Ladbrokes is a name that’s been synonymous with horse racing for what seems like forever, with their on-course signs a staple of the sport.

Channel 4 Racing shows with the now-departed John McCririck regularly featured a spot dubbed “the Magic Sign”, a popular nickname for Ladbrokes.

Years ago, it would have been unthinkable for the betting company to withdraw from the rails – but that’s exactly what happened.

In 2020 Ladbrokes announced they’d no longer have a live presence at the races – but what would this mean for horse racing? Would Ladbrokes be withdrawing from the market completely?

Here’s a closer look at what’s happened in recent years and what the future looks like.

A Long History With The Track

Ladbrokes’ history with horses dates back to the 19th century, with the founders of the firm having a proven record of horse training.

However, in 1902 their model changed when a bookmaker joined the company, and they focused on the elite horse betting market.

By 1913 Ladbrokes started to concentrate their operation on the horse racing tracks and broke all the records by employing the very first female bookmaker.

In the 1950s, Ladbrokes moved into greyhound racing, setting up trackside betting. However, they retained their very successful horse racing business, continuing to work with elite clientele.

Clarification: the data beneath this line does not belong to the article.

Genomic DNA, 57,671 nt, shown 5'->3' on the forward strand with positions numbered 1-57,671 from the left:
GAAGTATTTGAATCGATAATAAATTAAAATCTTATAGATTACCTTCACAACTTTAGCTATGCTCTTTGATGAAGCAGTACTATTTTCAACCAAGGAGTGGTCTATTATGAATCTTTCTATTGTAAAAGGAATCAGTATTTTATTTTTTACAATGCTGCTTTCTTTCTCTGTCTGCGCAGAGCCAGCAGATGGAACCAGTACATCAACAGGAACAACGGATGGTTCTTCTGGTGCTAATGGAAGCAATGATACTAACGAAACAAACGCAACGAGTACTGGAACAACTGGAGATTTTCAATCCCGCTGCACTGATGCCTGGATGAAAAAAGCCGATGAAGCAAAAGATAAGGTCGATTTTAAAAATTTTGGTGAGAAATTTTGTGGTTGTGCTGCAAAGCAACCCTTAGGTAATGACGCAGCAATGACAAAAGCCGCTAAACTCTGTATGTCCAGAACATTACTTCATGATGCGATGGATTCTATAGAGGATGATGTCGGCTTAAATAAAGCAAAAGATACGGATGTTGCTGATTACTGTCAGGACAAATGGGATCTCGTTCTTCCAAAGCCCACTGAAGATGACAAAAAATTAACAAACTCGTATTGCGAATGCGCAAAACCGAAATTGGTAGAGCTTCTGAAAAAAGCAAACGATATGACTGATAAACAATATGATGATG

And when betting shops were made legal in 1961, Ladbrokes were leading the field, becoming the first chain retail bookies in the UK.

Despite diversifying and expanding globally, the bookmaker retained a strong association with on-course horse racing. Ladbrokes were an essential part of the racing day for many horse racing fans with their presence on the course.

This is even after the entity was acquired in 2018 by, then GVC Holdings, now Entain, a group that already has huge online presence through the likes of PartyCasino and other world renowned gaming services.

Making The Change

In 2020, Ladbrokes announced that they would be withdrawing from racecourses in the UK and Ireland; and selling all of their pitches. At the time of the sale, Ladbrokes held 106 racecourse pitches which were sold en bloc to a competitor.

Ladbrokes said that the decision to pull out was “not taken lightly” but believed to be necessary due to the change in business volumes.

While recent global events exacerbated the issues with racecourse profits, it wasn’t the sole reason for the change.

The bookmaker described its racecourse operation as being “loss-making” and said it was no longer required for “strategic purposes”.

The Future For Ladbrokes

The move away from the racecourse may seem as if Ladbrokes is pulling out of horse racing and pooling its efforts elsewhere, but that’s not the case. In fact, they’re not the only bookmaker to switch their attention from on-course racing to off-course and online.

Rather than being a death knell for Ladbrokes continuing to support horse racing, it’s a sign that the firm believes there’s still a big future in the sport.

By switching to online and digital services, Ladbrokes are putting a lot of time and effort into bringing their horse racing betting into the future.

Of course, this doesn’t mean that horse racing will be the only betting venture that Ladbrokes pursue. The bookmaker is renowned for its wide range of sports plus its own leading online casino brand that offers roulette, slots and table games.

But as Ladbrokes moves forward, horse racing will undoubtedly remain very much at the heart of what they offer, with digital, online and other services developing in the future.